California Has a New Assembly Speaker: Toni Atkins
By Jeremy B. White
In a historic transfer of power, Assemblywoman Toni Atkins on Monday became the first openly gay woman to ascend to the head of the California Assembly.
The inauguration filled the California Assembly chambers with an audience that included a roster of past legislative leaders, statewide officials and Gov. Jerry Brown. Former Speaker Karen Bass, now a member of Congress, administered the oath to Atkins. The new speaker was chosen by her fellow Democrats in January and formally elected in March.
In her first remarks as speaker, Atkins praised California's gradual return to fiscal stability, urged more investment in education and pledged to bolster California's business climate. She won applause for lauding the enrollment success of Covered California, the state's new health insurance exchange, and reiterated her commitment to two longtime goals.
"If I have a personal priority, it is reducing homelessness and making sure we have affordable housing, not just to house the homeless but for all working Californians," Atkins said.
And with budget talks set to get underway, she touched on fiscal restraint but also talked about the need to assist California's teeming ranks of low-income residents.
"We must work to ensure stability, and that includes an adequate reserve for those rainy days when the economy again takes a downward dive," Atkins said, "and yet we must also realize that where we have our greatest challenge is at the same time expanding opportunity and lifting up the most vulnerable, who have suffered a great deal and need us not to forget them now. While we have made difficult decisions during the recession, they have been holding on with white knuckles."
Atkins, who is 51, will also be the first Assembly speaker from San Diego since the Legislature became a full-time institution. After a working-class childhood in rural Virginia, Atkins moved to San Diego and began her rise through politics with a focus on affordable housing and reproductive rights. She served on the San Diego City Council and briefly served as the city's interim mayor before winning a seat in the Assembly in 2010, building a reputation as a diligent worker.
"I'm still amazed at her endless capacity to get the job done," former Sen. Christine Kehoe, Atkins' mentor and former boss, said in introductory remarks. As head of the Assembly Democrats, Atkins will now guide a huge and ideologically diverse caucus.
She assumes power a day before a crucial moment in the budget process: Gov. Jerry Brown on Tuesday releasing his revised May budget, the document that will serve as a starting point for negotiations. But Atkins has been in the loop on party priorities and strategy given her leadership role -- she served as majority floor leader -- and she has received regular budget briefings since her colleagues chose her as the next speaker earlier this year.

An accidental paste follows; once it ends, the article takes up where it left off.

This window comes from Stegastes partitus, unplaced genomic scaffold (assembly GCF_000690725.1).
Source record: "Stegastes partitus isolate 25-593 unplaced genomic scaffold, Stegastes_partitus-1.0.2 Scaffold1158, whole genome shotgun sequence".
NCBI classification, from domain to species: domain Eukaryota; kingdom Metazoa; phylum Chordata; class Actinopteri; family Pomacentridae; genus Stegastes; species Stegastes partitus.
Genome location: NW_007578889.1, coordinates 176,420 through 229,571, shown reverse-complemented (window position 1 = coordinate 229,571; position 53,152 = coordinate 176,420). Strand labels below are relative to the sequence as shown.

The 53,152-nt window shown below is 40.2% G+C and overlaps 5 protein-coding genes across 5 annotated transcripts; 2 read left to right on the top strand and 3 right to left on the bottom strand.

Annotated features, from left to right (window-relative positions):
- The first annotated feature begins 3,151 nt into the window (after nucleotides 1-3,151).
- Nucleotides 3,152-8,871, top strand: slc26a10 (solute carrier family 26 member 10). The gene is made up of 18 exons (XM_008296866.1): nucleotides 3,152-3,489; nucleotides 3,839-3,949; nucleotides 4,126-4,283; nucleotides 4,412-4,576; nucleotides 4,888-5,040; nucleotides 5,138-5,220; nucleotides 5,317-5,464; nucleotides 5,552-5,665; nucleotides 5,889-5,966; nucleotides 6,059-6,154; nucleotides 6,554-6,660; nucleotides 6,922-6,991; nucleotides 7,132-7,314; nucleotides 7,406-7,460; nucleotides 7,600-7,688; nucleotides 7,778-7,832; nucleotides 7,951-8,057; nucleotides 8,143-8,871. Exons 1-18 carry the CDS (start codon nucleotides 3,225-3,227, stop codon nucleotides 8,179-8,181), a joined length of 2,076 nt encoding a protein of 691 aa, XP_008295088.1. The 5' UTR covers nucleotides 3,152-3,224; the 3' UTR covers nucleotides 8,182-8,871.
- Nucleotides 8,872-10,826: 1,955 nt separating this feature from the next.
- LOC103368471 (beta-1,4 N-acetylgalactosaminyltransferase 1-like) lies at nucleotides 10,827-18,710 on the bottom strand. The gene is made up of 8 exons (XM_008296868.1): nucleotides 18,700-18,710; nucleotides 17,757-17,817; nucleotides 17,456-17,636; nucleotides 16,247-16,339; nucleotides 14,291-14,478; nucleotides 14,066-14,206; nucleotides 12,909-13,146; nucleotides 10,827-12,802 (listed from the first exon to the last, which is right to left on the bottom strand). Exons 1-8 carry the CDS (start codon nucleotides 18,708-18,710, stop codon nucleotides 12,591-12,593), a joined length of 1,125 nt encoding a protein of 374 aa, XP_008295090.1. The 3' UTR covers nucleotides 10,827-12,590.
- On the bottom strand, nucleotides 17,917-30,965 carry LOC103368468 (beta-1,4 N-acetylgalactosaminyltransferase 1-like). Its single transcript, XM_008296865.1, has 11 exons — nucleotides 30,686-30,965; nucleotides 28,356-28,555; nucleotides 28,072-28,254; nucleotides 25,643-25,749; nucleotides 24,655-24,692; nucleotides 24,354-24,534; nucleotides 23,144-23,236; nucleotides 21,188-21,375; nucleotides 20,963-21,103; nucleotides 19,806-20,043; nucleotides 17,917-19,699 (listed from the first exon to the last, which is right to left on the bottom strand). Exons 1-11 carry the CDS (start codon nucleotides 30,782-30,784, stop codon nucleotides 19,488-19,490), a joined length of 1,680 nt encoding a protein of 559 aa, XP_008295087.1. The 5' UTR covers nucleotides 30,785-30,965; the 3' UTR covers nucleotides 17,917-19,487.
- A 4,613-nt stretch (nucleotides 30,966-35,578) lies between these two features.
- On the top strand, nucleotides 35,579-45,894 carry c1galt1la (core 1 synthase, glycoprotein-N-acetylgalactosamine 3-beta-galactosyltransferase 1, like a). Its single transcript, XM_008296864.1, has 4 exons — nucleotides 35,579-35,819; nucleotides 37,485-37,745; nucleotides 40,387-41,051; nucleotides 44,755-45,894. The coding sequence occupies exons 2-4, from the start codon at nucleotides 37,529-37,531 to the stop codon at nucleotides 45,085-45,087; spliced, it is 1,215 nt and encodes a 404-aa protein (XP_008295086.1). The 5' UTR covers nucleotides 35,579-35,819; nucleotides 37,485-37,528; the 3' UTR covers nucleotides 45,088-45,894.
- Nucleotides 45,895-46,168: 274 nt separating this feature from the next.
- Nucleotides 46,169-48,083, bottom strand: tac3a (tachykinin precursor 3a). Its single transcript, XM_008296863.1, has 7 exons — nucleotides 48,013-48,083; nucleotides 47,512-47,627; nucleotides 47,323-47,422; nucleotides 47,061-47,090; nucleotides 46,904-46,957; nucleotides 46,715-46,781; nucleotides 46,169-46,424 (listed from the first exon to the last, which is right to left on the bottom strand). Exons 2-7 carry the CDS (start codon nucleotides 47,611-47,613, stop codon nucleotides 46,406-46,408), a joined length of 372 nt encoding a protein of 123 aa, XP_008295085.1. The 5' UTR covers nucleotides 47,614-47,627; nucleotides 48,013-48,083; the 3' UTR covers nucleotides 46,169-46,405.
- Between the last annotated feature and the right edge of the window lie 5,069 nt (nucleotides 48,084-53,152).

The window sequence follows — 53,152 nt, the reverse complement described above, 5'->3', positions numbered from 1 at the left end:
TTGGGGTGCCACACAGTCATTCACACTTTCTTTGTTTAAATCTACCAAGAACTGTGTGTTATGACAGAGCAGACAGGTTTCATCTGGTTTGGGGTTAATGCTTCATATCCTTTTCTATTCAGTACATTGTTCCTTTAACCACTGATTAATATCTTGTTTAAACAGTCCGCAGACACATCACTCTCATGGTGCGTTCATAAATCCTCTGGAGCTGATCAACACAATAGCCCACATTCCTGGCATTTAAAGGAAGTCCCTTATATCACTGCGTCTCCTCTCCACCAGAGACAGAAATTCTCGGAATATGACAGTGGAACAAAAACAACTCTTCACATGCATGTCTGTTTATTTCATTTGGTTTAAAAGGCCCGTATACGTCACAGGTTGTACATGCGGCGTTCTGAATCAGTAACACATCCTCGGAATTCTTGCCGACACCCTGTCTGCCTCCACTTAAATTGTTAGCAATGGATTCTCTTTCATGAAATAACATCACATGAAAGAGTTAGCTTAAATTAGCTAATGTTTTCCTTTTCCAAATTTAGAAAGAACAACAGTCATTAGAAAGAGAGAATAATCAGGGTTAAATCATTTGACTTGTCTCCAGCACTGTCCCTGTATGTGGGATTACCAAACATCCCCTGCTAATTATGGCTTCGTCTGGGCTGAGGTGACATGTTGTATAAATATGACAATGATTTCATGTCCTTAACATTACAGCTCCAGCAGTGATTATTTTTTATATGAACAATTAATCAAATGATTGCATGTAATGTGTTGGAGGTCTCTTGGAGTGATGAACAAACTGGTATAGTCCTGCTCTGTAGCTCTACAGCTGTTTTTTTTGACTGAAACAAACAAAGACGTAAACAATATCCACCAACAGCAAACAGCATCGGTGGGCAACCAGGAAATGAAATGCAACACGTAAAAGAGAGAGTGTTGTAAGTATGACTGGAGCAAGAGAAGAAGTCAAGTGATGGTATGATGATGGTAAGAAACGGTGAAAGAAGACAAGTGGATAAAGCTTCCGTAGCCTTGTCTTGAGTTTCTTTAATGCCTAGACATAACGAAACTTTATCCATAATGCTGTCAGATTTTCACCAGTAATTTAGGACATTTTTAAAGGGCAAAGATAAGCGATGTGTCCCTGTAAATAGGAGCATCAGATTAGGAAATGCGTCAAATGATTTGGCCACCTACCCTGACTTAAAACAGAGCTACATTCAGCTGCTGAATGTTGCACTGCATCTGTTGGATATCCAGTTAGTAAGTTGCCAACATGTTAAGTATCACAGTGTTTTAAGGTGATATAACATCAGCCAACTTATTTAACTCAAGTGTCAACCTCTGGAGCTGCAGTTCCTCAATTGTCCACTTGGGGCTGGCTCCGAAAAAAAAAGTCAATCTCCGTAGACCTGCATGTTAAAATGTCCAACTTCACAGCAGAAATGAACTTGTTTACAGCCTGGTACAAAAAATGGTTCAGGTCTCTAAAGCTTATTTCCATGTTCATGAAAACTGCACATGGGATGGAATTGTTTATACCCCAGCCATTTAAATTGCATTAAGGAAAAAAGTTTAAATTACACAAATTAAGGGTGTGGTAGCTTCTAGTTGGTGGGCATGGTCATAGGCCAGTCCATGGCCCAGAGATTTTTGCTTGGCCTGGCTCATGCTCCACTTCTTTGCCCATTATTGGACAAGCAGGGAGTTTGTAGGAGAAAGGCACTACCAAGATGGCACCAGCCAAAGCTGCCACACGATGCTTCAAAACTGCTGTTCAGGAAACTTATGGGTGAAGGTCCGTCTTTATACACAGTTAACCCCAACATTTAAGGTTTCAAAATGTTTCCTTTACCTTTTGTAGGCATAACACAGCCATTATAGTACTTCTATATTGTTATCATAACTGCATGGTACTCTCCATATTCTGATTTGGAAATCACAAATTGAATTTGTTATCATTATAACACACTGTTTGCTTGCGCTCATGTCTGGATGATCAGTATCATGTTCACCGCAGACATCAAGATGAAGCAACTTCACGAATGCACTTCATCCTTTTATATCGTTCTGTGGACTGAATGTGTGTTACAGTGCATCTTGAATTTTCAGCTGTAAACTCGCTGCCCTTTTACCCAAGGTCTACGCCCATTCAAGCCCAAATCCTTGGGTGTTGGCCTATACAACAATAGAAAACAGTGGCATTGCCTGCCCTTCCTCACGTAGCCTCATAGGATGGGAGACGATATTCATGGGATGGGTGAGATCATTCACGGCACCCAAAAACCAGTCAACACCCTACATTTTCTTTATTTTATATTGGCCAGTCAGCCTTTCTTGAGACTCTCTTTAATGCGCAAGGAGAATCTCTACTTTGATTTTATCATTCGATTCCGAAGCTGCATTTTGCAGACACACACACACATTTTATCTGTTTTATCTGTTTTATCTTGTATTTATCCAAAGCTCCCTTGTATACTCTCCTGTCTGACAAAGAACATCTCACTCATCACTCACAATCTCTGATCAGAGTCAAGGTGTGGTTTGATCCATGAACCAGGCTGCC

"This year, we look forward to a surplus," Atkins told reporters after the inauguration proceedings. "At the same time that we are responsible, that we establish those reserves and pay down our debts, we need to realize that there are some services and programs that we need to reinvest in."
The significance of Atkins being the first lesbian speaker was referenced multiple times during the ceremony. Assemblyman Rich Gordon, D-Menlo Park, told Atkins that young Californians struggling with their sexuality "will see in you hope and possibility."
"The two of you are helping us make history today," Gordon said to Atkins and her spouse, Jennifer LeSar, who sat beside Atkins and beamed.
"Some have said this will be a transitional speakership," Gordon added, alluding to the narrative that members chose Atkins, who can only serve through 2016 because of term limits, to give freshman contenders more time to develop. "I don't believe that. I believe it will be a transformational speakership." Handing Atkins the baton is Assemblyman John A. Pérez, D-Los Angeles, who is compelled by term limits to leave the Legislature at the end of the year. He is running for state controller.
(c)2014 The Sacramento Bee
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